Acids in Wine & Cider

November 29, 2010

I have mentioned before that pH is important when making wine and cider because it helps protect the wine from bacteria and it tastes better. A wine or cider low in pH is high in acid due to the pH scale. Different fruits have different types of acids in them that come into play when making wine and cider, and they do not have the same affect on pH.

First and foremost, when reading any wine making book dedicated to grape making wine, remember that there are three acids – tartaric, malic, and lactic. Tartaric acid is an acid specific to grapes, and so anything written about it can be ignored if working with other fruit. In fact, Peter Mitchell told us a story in his class about lab work that came back on cider reporting the tartaric acid, and since this is a grape acid, he made them retest the cider as he thinks they really didn’t do the test. Apples only contain malic acid and lactic acid.

Malic acid is actually named after apples, whose Latin name is Malus domestica. It is the primary acid in apples, but it is also in other foods and credited for giving a sour or tart taste, more so than citric acid. This is what is most commonly used to make sour candy.

Latic acid is a milder acid than malic. It is found naturally in animals, especially when exercising or digestion. In food, it is found in sour milk products and in sourdough bread.  In wine, it gives a kind of buttery creamy taste.

Some other fruits such as citrus and pears contain citric acid. This is also a sour taste, and is sometimes used as a preservative. For instance, some citric acid on avocados, apples, and bananas keep the food from turning brown quickly.

Part of the reason all these acids are so different is that they contain different amounts of the actual acid component in their molecules, the carboxylic acid, COOH. For instance, malic acid contains twice as much COOH in their molecules as latic acid, which is why it is more sour tasting. This in turn has an effect on pH testing.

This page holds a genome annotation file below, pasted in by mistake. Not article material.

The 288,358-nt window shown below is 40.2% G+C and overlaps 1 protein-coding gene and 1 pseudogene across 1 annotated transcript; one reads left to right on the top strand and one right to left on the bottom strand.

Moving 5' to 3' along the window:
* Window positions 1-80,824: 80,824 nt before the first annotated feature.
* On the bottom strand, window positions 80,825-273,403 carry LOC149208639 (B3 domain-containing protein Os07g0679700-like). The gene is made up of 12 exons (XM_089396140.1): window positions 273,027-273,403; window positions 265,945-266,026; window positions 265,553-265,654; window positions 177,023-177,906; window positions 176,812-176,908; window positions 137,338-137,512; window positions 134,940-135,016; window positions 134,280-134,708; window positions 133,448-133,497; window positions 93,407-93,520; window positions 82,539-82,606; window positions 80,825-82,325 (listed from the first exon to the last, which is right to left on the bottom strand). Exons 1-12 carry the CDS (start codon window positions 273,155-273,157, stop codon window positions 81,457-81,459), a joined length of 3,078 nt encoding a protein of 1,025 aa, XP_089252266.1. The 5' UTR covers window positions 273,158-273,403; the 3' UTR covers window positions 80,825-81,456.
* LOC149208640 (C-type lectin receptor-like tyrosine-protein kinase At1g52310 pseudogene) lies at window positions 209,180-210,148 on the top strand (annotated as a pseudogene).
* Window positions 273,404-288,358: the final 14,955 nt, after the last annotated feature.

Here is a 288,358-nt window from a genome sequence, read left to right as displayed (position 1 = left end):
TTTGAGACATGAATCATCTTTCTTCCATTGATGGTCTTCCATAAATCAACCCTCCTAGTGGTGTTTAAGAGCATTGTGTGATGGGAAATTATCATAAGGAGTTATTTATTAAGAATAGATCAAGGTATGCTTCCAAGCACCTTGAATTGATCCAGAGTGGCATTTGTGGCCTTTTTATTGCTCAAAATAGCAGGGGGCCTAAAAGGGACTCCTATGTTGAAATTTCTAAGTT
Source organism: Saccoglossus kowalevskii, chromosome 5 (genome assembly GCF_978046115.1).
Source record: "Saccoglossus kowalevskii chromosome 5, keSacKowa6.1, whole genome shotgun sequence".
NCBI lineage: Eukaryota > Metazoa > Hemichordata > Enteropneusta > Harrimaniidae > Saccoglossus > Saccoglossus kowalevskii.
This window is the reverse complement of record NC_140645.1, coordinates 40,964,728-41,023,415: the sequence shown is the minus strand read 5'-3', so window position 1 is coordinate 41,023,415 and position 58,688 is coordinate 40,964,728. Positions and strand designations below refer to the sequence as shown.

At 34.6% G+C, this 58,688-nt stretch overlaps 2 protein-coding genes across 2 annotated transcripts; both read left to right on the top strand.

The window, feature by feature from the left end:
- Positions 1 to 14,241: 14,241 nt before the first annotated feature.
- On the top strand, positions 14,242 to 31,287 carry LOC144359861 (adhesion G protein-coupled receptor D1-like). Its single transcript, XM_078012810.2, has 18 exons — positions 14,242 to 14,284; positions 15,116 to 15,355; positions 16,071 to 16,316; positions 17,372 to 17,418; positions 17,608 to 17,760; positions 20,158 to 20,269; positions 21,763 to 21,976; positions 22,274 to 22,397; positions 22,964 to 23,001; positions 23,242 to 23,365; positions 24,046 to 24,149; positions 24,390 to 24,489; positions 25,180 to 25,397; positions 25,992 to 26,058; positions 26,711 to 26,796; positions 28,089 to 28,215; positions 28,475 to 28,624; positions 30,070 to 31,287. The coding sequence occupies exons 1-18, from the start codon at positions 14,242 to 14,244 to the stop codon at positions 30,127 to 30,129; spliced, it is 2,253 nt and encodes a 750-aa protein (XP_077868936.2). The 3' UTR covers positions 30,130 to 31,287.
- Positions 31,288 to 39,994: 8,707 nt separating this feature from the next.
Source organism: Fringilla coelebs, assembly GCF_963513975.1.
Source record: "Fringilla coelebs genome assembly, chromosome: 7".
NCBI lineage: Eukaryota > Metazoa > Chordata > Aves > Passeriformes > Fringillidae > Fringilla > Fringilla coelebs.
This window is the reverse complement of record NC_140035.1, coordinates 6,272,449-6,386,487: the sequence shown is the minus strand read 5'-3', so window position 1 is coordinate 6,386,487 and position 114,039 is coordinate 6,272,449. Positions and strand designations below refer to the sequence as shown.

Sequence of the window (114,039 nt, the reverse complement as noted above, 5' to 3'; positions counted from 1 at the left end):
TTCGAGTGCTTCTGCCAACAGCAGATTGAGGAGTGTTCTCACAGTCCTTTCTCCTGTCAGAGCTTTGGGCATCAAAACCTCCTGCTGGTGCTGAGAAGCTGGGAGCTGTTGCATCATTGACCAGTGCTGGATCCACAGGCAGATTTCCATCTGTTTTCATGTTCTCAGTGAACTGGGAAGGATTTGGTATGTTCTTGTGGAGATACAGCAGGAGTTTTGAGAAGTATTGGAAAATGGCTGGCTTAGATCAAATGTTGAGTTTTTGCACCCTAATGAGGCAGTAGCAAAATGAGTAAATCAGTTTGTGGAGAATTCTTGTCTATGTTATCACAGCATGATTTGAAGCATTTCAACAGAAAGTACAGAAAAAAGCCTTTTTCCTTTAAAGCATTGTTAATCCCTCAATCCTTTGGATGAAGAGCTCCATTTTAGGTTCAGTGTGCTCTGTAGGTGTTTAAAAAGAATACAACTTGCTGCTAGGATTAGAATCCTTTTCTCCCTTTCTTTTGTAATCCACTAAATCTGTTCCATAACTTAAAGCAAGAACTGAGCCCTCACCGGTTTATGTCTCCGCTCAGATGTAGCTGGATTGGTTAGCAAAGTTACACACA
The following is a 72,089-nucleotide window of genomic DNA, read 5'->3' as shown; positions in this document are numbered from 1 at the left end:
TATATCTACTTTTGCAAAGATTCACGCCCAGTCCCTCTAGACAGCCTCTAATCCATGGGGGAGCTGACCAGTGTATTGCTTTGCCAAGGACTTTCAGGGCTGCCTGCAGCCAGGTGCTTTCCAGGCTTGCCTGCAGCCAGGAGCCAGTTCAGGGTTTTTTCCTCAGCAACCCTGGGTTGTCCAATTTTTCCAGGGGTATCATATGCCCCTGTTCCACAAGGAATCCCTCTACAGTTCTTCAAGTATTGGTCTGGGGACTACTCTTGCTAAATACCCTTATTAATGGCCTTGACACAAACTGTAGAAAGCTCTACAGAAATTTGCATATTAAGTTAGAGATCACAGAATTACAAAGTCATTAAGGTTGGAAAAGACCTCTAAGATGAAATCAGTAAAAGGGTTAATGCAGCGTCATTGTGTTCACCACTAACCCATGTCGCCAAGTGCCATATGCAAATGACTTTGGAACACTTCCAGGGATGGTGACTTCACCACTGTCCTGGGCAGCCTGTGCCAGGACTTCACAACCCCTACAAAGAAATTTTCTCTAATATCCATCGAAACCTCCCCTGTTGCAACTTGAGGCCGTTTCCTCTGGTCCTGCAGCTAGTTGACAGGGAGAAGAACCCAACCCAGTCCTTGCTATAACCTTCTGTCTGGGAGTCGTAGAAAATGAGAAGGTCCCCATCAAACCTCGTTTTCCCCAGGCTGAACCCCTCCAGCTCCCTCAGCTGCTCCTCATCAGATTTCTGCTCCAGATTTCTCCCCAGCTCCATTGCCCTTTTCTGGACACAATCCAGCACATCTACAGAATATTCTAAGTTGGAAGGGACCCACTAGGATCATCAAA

Carboxylic acid, where R is the rest of the molecule it is attached to.

There is a laboratory method of testing for total acid (AKA – titratable acid) in wine and cider, but the big flaw in the test is that the test cannot tell the difference between the types of acids, so it assumes that it is all the same kind of acid. Mitchell supplied us with these formulas to show us the difference:

  • 1 g/L sulphuric acid = 1.4 g/L malic acid
  • 1 g/L tartaric acid = 0.89 g/L malic acid

Also, because each acid has a different strength, there is no correlation between the total acid and pH of the product, though it can help you get in the general area.


3 Responses to “Acids in Wine & Cider”

  1. […] 30, 2010 Yesterday, I talked about different acids in wines and cider, such as malic acid and lactic acid. It is actually possible, using bacteria, to convert malic acid […]

  2. […] you through the step by step laboratory procedures to determine free sulfites, total sulfites, and titratable acidity, and talks about the formula to convert SG to potential alcohol and chaptilization. Moving on, it […]

  3. […] 5.3%. I decided to go ahead and bump up the sugar to a ripe apple of 1.055, or 7%. It was also a little high in pH, so I had to break out my lab equipment to test what the actual acid content was to add more to […]

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